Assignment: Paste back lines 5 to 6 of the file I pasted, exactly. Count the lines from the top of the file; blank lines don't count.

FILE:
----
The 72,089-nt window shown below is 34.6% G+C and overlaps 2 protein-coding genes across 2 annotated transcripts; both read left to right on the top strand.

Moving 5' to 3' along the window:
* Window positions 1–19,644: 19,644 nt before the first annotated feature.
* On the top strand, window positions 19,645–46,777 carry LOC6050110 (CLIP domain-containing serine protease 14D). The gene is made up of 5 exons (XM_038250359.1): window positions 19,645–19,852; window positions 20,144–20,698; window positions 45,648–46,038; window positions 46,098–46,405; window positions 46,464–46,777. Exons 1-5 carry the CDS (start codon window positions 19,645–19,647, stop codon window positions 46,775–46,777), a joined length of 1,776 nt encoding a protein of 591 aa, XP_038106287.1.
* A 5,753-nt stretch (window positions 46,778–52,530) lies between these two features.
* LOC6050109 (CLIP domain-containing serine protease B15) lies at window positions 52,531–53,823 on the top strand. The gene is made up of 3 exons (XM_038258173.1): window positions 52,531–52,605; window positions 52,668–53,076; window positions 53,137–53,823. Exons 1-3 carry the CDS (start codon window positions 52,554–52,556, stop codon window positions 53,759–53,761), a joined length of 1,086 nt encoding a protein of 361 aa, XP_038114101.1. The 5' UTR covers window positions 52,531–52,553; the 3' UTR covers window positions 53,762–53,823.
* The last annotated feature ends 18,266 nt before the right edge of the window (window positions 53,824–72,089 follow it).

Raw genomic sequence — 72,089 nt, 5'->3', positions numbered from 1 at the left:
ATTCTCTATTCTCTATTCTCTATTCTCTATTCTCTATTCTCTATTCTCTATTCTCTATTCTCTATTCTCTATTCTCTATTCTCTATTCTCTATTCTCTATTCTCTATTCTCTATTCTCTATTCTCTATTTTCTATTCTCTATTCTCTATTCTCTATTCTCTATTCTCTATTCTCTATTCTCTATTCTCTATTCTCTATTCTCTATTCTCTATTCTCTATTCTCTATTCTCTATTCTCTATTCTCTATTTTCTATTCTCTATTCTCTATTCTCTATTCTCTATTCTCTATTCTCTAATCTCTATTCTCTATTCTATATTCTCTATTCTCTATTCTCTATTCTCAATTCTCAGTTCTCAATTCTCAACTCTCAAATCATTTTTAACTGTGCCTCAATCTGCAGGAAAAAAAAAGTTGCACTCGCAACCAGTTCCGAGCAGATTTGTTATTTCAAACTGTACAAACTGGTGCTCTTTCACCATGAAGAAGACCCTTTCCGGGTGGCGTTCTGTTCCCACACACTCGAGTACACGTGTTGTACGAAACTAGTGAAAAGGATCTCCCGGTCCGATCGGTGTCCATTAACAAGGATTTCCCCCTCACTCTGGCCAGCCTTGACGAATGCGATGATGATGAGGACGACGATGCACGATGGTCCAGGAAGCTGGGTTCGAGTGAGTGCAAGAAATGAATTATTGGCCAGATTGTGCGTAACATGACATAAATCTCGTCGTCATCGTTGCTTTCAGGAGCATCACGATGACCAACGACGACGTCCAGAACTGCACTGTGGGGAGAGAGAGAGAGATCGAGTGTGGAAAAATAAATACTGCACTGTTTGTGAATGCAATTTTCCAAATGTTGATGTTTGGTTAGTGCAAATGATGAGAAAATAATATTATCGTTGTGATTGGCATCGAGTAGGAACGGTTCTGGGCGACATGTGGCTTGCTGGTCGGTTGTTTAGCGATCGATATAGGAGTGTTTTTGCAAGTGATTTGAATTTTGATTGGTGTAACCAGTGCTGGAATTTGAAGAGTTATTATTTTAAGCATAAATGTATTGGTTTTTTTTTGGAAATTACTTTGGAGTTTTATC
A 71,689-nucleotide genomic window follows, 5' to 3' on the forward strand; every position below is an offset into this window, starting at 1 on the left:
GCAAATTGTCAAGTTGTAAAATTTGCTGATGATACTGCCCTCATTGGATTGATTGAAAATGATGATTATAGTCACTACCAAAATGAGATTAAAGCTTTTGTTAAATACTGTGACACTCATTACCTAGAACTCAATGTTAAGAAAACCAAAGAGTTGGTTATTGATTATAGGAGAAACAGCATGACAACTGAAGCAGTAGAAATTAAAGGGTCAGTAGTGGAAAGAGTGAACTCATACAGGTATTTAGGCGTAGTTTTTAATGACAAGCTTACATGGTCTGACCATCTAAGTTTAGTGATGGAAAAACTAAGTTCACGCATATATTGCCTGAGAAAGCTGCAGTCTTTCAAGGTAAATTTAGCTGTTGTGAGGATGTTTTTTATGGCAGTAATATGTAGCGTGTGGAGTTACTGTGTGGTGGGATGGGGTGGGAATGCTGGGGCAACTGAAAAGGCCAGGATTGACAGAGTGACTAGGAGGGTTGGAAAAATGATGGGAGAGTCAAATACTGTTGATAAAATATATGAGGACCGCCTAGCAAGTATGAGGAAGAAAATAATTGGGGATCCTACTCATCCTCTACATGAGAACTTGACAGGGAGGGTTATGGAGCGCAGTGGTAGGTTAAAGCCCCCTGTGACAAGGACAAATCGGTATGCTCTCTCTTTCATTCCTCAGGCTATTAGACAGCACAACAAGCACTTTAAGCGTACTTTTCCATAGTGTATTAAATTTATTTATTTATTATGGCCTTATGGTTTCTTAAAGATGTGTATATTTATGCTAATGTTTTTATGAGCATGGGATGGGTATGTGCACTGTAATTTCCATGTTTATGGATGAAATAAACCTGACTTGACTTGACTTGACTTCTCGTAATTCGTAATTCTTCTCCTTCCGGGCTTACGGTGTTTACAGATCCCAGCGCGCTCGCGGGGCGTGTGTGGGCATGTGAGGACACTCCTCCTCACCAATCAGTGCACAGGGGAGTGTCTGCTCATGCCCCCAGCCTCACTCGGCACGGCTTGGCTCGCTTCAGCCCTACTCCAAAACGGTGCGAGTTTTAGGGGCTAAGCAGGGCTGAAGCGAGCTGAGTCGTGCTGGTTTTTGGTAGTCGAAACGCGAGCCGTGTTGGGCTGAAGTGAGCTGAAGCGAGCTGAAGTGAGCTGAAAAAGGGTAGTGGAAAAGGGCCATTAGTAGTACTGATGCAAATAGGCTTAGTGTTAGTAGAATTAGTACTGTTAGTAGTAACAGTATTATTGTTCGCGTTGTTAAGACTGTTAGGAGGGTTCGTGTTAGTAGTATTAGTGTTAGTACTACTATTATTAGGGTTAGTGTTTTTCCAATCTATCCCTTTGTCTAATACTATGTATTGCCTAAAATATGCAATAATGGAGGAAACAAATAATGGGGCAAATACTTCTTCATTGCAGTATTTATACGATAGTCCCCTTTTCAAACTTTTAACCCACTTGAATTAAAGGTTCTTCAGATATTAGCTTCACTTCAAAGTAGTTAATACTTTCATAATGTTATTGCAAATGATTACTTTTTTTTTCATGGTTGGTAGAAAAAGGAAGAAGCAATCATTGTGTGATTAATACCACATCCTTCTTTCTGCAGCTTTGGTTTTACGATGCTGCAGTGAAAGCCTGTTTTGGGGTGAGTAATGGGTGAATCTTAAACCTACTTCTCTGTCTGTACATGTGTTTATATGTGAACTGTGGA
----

* A 5,753-nt stretch (window positions 46,778–52,530) lies between these two features.
* LOC6050109 (CLIP domain-containing serine protease B15) lies at window positions 52,531–53,823 on the top strand. The gene is made up of 3 exons (XM_038258173.1): window positions 52,531–52,605; window positions 52,668–53,076; window positions 53,137–53,823. Exons 1-3 carry the CDS (start codon window positions 52,554–52,556, stop codon window positions 53,759–53,761), a joined length of 1,086 nt encoding a protein of 361 aa, XP_038114101.1. The 5' UTR covers window positions 52,531–52,553; the 3' UTR covers window positions 53,762–53,823.